Former Waterford hurler Paul Flynn prepares to do battle in West of Ireland

Opening tee shot falls to schoolboy Charles McGoldrick Jnr

Former Waterford hurler Paul Flynn who tees up in the West of Ireland Championship today.

Former Waterford hurler Paul Flynn who tees up in the West of Ireland Championship today.


The big guns have gathered in the shadow of mighty Ben Bulben for the 91st staging of the Radisson Blu West of Ireland Championship.

But while silverware and potential Walker Cup appearances are on the minds of Ireland’s top internationals, two men make their championship debuts at Rosses Point simply happy to tee it up in such illustrious company – 17-year-old qualifier Charles McGoldrick Jnr from Enniscrone and former Waterford hurler Paul Flynn.

The opening tee shot falls to schoolboy McGoldrick, who was one of three players to emerge from the inaugural, 18-hole pre-qualifier on Wednesday and make a 123-strong field that is the strongest in the history of the event.

The son of the late and highly-popular Enniscrone professional Charlie McGoldrick, who passed away at the age of 52 less than two years ago, the 4.7 handicapper is the highest handicapper in the field by a long way having only made it into the qualifier as a reserve.

So strong is the entry for this year’s West that the handicap cut-off fell at an all-time low of 0.0, meaning that McGoldrick needed a spate of withdrawals just to make the 67-strong field for Wednesday's qualifier, where he and County Sligo’s Shane Underwood and Cairndhu’s Stephen Watts shot two-over 73s to earn their places on the first tee at 7am today.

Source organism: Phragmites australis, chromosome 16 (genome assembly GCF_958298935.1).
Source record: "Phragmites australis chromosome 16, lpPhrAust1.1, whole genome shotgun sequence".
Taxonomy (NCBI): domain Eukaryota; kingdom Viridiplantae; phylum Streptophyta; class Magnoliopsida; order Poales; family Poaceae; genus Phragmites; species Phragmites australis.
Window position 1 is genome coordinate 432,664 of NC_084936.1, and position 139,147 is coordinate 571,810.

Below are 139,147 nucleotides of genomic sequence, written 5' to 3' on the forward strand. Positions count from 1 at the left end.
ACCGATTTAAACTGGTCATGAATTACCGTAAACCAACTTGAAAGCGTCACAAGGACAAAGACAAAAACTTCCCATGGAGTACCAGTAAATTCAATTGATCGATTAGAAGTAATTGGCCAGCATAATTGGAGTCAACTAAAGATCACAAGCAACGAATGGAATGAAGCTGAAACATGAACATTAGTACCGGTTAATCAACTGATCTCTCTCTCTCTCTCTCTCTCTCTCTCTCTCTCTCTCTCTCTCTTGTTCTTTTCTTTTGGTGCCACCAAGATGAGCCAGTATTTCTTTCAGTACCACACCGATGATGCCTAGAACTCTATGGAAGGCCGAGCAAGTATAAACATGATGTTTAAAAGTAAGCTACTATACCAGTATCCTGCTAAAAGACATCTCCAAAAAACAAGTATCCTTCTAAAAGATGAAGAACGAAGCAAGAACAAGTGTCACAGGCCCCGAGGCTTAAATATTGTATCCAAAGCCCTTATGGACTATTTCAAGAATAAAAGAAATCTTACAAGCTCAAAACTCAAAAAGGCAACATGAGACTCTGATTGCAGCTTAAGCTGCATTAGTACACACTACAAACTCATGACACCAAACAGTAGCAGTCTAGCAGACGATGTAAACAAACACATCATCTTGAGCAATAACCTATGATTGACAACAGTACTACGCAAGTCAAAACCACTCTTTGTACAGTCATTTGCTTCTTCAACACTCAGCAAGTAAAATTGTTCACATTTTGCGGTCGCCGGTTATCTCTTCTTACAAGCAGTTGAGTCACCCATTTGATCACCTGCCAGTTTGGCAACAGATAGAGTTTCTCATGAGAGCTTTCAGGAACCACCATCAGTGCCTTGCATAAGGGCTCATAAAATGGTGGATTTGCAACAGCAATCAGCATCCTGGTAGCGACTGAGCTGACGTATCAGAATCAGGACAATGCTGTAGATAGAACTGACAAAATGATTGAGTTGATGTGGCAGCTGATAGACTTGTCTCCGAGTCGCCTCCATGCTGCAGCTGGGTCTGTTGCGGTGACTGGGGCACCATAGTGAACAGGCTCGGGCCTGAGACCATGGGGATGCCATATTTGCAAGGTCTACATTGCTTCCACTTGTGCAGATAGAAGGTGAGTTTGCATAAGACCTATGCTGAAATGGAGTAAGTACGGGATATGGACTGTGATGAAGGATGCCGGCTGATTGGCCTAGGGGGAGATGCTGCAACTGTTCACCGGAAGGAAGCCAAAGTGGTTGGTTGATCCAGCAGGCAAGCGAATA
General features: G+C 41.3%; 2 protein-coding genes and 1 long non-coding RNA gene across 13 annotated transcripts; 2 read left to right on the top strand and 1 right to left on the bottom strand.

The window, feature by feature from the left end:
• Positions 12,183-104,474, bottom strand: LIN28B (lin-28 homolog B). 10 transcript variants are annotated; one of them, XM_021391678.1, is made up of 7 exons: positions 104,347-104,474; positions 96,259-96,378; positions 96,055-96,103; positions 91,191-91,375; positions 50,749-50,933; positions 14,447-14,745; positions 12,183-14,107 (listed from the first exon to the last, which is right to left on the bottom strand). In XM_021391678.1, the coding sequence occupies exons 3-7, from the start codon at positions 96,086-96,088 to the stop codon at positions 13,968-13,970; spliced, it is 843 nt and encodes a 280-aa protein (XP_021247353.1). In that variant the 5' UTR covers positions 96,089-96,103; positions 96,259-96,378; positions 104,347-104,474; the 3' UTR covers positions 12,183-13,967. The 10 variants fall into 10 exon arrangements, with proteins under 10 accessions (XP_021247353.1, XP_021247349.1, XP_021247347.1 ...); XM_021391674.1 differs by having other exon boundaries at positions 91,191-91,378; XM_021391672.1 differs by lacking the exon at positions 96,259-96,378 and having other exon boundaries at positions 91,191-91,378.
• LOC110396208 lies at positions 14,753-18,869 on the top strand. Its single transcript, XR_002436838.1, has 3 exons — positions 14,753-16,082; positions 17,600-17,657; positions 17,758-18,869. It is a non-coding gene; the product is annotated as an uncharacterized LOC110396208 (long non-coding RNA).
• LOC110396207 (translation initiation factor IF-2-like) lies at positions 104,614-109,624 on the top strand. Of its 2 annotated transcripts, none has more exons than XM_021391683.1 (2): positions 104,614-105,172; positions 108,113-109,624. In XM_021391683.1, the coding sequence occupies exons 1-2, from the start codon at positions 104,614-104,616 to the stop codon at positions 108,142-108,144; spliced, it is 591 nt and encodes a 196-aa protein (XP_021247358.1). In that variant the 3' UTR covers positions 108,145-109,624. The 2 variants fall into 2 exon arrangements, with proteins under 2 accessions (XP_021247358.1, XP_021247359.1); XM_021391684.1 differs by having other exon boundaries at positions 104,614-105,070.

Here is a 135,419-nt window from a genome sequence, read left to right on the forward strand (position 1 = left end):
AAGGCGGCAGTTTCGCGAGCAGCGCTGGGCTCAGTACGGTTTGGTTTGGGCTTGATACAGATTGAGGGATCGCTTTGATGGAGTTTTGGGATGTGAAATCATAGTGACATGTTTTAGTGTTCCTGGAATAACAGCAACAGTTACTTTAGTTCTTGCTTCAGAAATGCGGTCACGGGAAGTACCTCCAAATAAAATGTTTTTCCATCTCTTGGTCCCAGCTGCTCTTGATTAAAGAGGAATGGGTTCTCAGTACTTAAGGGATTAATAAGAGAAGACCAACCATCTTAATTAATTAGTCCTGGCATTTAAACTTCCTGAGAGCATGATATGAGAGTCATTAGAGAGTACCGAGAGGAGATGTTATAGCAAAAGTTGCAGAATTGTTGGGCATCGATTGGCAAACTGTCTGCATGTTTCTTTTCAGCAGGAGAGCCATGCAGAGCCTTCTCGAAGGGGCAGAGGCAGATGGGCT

The objective after two rounds of strokeplay is to make the top 64 who will do battle in Sunday’s first round of matchplay.

And while that’s the big goal for former Waterford hurler Flynn, he just wants to enjoy the experience when he takes on a pristine Co Sligo venue in his first amateur “major”, having got his handicap down to plus 0.1 at Tramore.

The 38-year-old won three Munster titles as a left-wing forward with the Decies and played at all the great GAA venues before that 2008 All-Ireland final defeat to mighty Kilkenny at Croke Park brought the curtain down on a fine career.

“I’ve never been to Rosses Point before so I’m hoping that ignorance might help,” joked Flynn, who won a Munster Senior Cup pennant with Tramore last season. “I’ve heard so much about Rosses Point and I’m really looking forward to it. Fingers crossed I am still talking as positively about it next Monday because it’s going to be cold and very challenging.”

Having played top-flight hurling for 15 years and even one season in goal for League of Ireland side Waterford United before that, Flynn is not sure that his vast experience in the top echelons of sport will stand to him when he rubs shoulders with the best golfers in the country. “I had some idea what I was doing with the hurling but it wasn’t as tough mentally as golf,” he said.

With the exception of British amateur champion Alan Dunbar, who is preparing for the Masters, all the leading Irish internationals are taking part, headed by plus-five handicapper Richard O’Donovan from Lucan.

There are no fewer than 89 players off plus one or better but all eyes will be on the likes of Ballymena’s Dermot McElroy, Headfort’s Rory McNamara, Claremorris’ Stephen Healy, who lost to Harry Diamond in last year’s final, and Mourne’s Reeve Whitson, the recently crowned Spanish Amateur Open champion.

The 21-year old son of long-serving Royal County Down professional Kevan, Whitson has set his sights on making September's Walker Cup side. “I had two goals at the beginning of the season, to win and to make the Walker Cup team,” Whitson said. “Now that I’ve got the win, it’s all about trying to make that team.”